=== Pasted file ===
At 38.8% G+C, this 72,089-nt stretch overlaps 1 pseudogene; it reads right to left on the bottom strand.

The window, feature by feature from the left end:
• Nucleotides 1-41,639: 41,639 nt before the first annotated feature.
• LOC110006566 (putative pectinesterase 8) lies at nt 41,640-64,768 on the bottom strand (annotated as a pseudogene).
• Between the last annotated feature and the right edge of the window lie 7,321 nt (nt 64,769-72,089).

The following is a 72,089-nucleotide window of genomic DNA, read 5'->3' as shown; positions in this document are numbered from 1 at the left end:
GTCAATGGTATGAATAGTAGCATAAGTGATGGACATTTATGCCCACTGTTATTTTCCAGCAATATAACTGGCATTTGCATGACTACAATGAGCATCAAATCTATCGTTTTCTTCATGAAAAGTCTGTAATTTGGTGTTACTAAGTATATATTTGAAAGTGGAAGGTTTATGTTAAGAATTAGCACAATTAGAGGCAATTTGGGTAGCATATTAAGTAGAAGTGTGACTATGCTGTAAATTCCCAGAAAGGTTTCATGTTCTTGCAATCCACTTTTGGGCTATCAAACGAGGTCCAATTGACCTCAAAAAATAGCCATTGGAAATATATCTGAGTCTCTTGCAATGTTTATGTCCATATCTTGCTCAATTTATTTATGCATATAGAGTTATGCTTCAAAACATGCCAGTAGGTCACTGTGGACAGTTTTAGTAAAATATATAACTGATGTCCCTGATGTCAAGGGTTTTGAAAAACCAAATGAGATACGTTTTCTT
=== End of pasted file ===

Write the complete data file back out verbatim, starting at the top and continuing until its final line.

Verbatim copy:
At 38.8% G+C, this 72,089-nt stretch overlaps 1 pseudogene; it reads right to left on the bottom strand.

The window, feature by feature from the left end:
• Nucleotides 1-41,639: 41,639 nt before the first annotated feature.
• LOC110006566 (putative pectinesterase 8) lies at nt 41,640-64,768 on the bottom strand (annotated as a pseudogene).
• Between the last annotated feature and the right edge of the window lie 7,321 nt (nt 64,769-72,089).

The following is a 72,089-nucleotide window of genomic DNA, read 5'->3' as shown; positions in this document are numbered from 1 at the left end:
GTCAATGGTATGAATAGTAGCATAAGTGATGGACATTTATGCCCACTGTTATTTTCCAGCAATATAACTGGCATTTGCATGACTACAATGAGCATCAAATCTATCGTTTTCTTCATGAAAAGTCTGTAATTTGGTGTTACTAAGTATATATTTGAAAGTGGAAGGTTTATGTTAAGAATTAGCACAATTAGAGGCAATTTGGGTAGCATATTAAGTAGAAGTGTGACTATGCTGTAAATTCCCAGAAAGGTTTCATGTTCTTGCAATCCACTTTTGGGCTATCAAACGAGGTCCAATTGACCTCAAAAAATAGCCATTGGAAATATATCTGAGTCTCTTGCAATGTTTATGTCCATATCTTGCTCAATTTATTTATGCATATAGAGTTATGCTTCAAAACATGCCAGTAGGTCACTGTGGACAGTTTTAGTAAAATATATAACTGATGTCCCTGATGTCAAGGGTTTTGAAAAACCAAATGAGATACGTTTTCTT